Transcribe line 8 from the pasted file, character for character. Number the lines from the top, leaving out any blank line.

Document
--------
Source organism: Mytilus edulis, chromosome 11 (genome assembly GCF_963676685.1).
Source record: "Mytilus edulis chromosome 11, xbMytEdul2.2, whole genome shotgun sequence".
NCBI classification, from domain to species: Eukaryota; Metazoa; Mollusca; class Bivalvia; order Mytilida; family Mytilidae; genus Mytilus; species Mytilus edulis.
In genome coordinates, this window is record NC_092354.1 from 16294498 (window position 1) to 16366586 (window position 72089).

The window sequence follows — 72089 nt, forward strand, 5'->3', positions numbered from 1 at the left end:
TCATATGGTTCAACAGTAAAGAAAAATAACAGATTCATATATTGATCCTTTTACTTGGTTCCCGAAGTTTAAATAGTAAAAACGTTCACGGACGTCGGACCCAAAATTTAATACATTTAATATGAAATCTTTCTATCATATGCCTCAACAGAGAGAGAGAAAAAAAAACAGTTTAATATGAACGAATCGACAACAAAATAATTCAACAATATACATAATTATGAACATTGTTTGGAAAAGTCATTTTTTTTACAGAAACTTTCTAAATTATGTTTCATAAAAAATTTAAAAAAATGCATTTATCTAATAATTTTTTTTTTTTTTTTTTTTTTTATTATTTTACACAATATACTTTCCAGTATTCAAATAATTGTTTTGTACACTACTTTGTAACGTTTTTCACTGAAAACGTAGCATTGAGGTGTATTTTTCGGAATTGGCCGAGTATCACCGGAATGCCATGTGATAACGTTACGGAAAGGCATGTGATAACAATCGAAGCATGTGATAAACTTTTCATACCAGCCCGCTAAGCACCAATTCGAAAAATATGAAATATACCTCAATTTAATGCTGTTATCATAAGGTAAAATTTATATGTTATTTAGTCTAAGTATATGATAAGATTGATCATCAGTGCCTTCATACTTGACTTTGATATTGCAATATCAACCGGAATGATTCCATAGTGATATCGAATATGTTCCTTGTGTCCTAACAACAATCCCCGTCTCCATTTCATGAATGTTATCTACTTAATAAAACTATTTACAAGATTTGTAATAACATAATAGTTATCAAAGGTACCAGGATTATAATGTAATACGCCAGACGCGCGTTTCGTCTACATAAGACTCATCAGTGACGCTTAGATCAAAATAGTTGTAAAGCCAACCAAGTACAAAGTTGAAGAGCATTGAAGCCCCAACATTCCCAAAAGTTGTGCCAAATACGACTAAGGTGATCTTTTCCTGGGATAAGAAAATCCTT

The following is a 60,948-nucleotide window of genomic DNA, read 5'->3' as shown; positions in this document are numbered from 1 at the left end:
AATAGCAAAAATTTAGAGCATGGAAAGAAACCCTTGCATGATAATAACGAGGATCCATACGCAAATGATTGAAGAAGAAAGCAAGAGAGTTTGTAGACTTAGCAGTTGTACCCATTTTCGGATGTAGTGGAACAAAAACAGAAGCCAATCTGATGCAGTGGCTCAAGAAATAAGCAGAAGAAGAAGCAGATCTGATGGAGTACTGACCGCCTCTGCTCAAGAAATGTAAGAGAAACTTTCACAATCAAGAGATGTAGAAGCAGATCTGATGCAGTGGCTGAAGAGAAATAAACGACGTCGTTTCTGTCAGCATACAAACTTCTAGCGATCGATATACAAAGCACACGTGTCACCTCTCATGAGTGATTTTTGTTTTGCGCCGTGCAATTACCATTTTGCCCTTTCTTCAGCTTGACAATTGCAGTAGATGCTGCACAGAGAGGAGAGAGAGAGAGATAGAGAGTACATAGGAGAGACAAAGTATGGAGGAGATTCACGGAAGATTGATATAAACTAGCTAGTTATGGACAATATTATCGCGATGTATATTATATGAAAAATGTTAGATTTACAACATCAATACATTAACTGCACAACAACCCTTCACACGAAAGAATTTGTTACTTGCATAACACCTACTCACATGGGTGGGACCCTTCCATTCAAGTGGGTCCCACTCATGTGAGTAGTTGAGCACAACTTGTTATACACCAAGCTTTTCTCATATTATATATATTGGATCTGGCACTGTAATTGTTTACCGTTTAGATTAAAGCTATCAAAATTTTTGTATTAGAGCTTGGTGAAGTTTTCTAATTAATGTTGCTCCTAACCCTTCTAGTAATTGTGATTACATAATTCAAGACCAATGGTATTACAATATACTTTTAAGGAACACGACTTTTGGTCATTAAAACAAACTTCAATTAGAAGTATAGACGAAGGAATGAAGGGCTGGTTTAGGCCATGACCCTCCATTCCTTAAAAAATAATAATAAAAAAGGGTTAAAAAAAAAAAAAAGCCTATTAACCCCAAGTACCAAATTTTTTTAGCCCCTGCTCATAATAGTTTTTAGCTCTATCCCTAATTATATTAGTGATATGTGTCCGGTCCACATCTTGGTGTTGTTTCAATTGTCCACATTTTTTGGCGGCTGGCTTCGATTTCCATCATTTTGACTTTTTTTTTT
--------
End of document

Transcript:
AATAGCAAAAATTTAGAGCATGGAAAGAAACCCTTGCATGATAATAACGAGGATCCATACGCAAATGATTGAAGAAGAAAGCAAGAGAGTTTGTAGACTTAGCAGTTGTACCCATTTTCGGATGTAGTGGAACAAAAACAGAAGCCAATCTGATGCAGTGGCTCAAGAAATAAGCAGAAGAAGAAGCAGATCTGATGGAGTACTGACCGCCTCTGCTCAAGAAATGTAAGAGAAACTTTCACAATCAAGAGATGTAGAAGCAGATCTGATGCAGTGGCTGAAGAGAAATAAACGACGTCGTTTCTGTCAGCATACAAACTTCTAGCGATCGATATACAAAGCACACGTGTCACCTCTCATGAGTGATTTTTGTTTTGCGCCGTGCAATTACCATTTTGCCCTTTCTTCAGCTTGACAATTGCAGTAGATGCTGCACAGAGAGGAGAGAGAGAGAGATAGAGAGTACATAGGAGAGACAAAGTATGGAGGAGATTCACGGAAGATTGATATAAACTAGCTAGTTATGGACAATATTATCGCGATGTATATTATATGAAAAATGTTAGATTTACAACATCAATACATTAACTGCACAACAACCCTTCACACGAAAGAATTTGTTACTTGCATAACACCTACTCACATGGGTGGGACCCTTCCATTCAAGTGGGTCCCACTCATGTGAGTAGTTGAGCACAACTTGTTATACACCAAGCTTTTCTCATATTATATATATTGGATCTGGCACTGTAATTGTTTACCGTTTAGATTAAAGCTATCAAAATTTTTGTATTAGAGCTTGGTGAAGTTTTCTAATTAATGTTGCTCCTAACCCTTCTAGTAATTGTGATTACATAATTCAAGACCAATGGTATTACAATATACTTTTAAGGAACACGACTTTTGGTCATTAAAACAAACTTCAATTAGAAGTATAGACGAAGGAATGAAGGGCTGGTTTAGGCCATGACCCTCCATTCCTTAAAAAATAATAATAAAAAAGGGTTAAAAAAAAAAAAAAGCCTATTAACCCCAAGTACCAAATTTTTTTAGCCCCTGCTCATAATAGTTTTTAGCTCTATCCCTAATTATATTAGTGATATGTGTCCGGTCCACATCTTGGTGTTGTTTCAATTGTCCACATTTTTTGGCGGCTGGCTTCGATTTCCATCATTTTGACTTTTTTTTTT